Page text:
Nyu-f_medium
January 30, 2017
Internationalism and Democracy after the Eurozone Crisis
New York University
January 30, 2017
1.00pm - 3.00pm
New York University
295 Lafayette St., 4th Floor, Conference Room, 4156
New York, NY 10012 United States

Since 2008, Europe has been mired in an institutional and political crisis that shows no signs of abating. If the 2008 financial meltdown shook the Eurozone to its foundations, the combination of austerity and the uneven recovery of member-states in its wake has once again brought questions of sovereignty and democracy to the fore. The consequence has been a series of escalating conflicts over Europe's future, exemplified by the tensions that surrounded the imposition of drastic austerity measures on the populations of Greece, Italy, and Spain, and by last summer's "Brexit" vote in the UK. Meanwhile, in many countries, growing hostility to the EU has fueled the rise of xenophobic and Euroskeptic forces on the far right, as parties like the French National Front have managed to gain traction with nationalist appeals that stress opposition to global financial elites, immigrants, and Islam.

In this context, debates over the trajectory of economic and political governance in Europe have taken on a new urgency. This event features of France's leading left-wing social scientists and "public intellectuals" discussing the roots of the present crisis, the response of the social movements, and the implications for democratic politics. Using the experience of post-2008 mobilizations against austerity across Europe - and last spring's Nuit Debout protests in France in particular - they ask what a viable left strategy for dealing with the crisis might look like. To what extent are internationalism and democracy still compatible in the era of European integration? And what does the crisis signify about the future of the national state, at a time when the growing salience of exclusionary nationalism has spurred a steady rise in support for the far right?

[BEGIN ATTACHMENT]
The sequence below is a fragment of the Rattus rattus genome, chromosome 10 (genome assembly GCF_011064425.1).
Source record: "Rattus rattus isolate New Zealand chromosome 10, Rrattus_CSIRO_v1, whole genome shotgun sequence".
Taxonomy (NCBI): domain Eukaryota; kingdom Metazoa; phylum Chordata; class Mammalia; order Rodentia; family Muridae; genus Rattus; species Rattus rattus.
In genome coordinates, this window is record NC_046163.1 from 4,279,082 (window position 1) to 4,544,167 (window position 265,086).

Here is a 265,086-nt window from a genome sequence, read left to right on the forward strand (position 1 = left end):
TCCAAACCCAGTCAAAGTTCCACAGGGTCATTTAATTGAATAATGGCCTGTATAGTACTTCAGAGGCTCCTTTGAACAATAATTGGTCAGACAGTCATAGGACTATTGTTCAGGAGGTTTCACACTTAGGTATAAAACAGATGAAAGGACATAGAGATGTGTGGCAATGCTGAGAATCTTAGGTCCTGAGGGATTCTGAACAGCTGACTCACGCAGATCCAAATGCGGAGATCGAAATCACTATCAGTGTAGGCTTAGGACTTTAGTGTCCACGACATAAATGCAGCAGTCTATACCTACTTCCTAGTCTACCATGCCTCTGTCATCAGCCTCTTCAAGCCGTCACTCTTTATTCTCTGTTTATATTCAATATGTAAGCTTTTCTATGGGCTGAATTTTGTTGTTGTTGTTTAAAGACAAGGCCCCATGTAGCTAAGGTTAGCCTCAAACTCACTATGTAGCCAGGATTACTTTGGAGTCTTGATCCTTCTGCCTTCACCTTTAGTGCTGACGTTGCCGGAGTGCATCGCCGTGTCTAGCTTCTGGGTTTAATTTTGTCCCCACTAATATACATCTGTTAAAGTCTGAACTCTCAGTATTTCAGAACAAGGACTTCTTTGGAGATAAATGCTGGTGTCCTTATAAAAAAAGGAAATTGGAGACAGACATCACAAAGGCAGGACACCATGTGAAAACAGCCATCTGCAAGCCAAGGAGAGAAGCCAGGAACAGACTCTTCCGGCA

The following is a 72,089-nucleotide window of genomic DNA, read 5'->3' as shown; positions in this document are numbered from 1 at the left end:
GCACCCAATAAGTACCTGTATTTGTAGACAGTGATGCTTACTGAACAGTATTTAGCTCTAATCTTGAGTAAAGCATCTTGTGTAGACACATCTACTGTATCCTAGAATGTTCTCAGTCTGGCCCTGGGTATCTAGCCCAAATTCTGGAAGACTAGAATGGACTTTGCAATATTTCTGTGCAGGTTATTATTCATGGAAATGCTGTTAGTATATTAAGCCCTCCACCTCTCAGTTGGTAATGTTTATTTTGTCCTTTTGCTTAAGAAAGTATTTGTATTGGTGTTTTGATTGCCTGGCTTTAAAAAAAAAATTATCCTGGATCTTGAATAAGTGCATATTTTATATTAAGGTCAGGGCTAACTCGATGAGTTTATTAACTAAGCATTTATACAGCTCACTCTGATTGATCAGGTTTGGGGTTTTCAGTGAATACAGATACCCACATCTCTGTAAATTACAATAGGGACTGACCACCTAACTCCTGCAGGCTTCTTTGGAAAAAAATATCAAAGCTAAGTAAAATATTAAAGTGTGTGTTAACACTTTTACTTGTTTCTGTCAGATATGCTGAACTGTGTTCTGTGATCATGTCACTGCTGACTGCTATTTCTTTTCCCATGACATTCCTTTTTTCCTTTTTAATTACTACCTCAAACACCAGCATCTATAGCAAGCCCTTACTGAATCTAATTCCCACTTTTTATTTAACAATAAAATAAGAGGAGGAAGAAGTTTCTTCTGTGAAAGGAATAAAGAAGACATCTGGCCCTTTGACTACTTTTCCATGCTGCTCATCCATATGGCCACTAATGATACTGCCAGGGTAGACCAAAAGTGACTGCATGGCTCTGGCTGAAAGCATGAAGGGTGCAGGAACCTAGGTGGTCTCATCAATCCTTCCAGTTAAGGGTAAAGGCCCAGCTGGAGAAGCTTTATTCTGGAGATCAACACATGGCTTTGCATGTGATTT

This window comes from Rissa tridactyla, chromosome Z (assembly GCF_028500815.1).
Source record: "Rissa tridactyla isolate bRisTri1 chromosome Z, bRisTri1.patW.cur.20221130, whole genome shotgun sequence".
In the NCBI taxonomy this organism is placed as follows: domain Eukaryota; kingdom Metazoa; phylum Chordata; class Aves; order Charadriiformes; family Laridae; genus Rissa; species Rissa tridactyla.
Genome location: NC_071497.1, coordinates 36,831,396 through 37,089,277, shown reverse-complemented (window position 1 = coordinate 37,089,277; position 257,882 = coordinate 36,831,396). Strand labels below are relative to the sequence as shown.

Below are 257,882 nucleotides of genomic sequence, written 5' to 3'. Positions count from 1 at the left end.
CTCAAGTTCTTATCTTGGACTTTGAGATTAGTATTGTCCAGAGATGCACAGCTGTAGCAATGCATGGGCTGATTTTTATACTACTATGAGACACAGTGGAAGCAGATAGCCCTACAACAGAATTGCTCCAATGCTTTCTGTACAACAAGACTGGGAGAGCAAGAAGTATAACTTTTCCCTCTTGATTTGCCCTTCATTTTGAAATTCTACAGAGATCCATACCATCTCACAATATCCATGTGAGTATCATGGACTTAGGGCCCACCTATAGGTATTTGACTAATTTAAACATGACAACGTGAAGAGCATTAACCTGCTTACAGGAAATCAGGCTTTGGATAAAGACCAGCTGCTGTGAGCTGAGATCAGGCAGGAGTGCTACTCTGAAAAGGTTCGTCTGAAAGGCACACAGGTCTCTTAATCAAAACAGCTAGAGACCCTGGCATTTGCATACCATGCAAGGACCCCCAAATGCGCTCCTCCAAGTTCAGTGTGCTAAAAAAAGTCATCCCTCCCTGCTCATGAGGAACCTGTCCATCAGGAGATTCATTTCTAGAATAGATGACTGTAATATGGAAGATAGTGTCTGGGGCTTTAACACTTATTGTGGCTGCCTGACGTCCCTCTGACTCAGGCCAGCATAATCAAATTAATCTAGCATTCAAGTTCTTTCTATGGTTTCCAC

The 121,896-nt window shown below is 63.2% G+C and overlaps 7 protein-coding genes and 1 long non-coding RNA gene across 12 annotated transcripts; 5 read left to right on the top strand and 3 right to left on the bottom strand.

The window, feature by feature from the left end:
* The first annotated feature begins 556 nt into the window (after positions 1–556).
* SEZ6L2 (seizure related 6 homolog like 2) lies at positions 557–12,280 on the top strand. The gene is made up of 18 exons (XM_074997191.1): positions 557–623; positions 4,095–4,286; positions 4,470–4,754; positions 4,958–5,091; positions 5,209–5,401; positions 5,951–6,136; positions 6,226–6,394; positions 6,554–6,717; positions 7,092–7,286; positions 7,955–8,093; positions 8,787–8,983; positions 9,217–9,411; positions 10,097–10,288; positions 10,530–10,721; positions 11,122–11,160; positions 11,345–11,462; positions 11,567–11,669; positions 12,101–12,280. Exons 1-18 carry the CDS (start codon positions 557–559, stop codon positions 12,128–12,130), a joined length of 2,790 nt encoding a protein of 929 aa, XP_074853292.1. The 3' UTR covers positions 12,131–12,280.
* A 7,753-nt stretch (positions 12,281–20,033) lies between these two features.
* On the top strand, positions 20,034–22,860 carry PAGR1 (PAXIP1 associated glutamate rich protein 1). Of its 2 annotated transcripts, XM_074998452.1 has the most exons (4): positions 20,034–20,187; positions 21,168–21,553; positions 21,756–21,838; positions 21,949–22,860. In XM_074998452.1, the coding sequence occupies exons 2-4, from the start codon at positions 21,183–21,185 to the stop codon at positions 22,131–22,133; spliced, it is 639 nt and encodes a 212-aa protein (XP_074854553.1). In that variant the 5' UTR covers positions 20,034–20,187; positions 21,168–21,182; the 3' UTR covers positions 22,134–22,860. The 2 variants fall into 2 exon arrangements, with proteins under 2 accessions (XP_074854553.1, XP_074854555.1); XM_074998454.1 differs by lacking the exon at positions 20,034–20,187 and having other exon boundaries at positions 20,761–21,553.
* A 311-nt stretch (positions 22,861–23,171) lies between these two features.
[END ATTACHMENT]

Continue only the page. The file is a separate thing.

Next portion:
* * *

Fredéric Lordon
, Director of research at CNRS, focuses his work on blending Spinoza's philosophy and approach to social science to create a new theoretical framework called the "structuralism of passions." Lordon recently published Willing Slaves of Capital: Marx and Spinoza , 
La Malfaçon : monnaie européenne et souveraineté démocratique, Les liens qui libèrent, 2014, and Imperium, structures et affects des corps politiques (La Fabrique, 2015). He has been involved in the Nuit Debout French movement.

Cédric Durand teaches Economics and Development Theories at the University of Paris 13 and the EHESS. Working within the tradition of Marxist and French Regulationist political economy, he is the author of several articles on the euro–crisis, the financialization-globalization nexus and the post-Soviet transformation. He is a member of the editorial board of the radical online journal ContreTemps.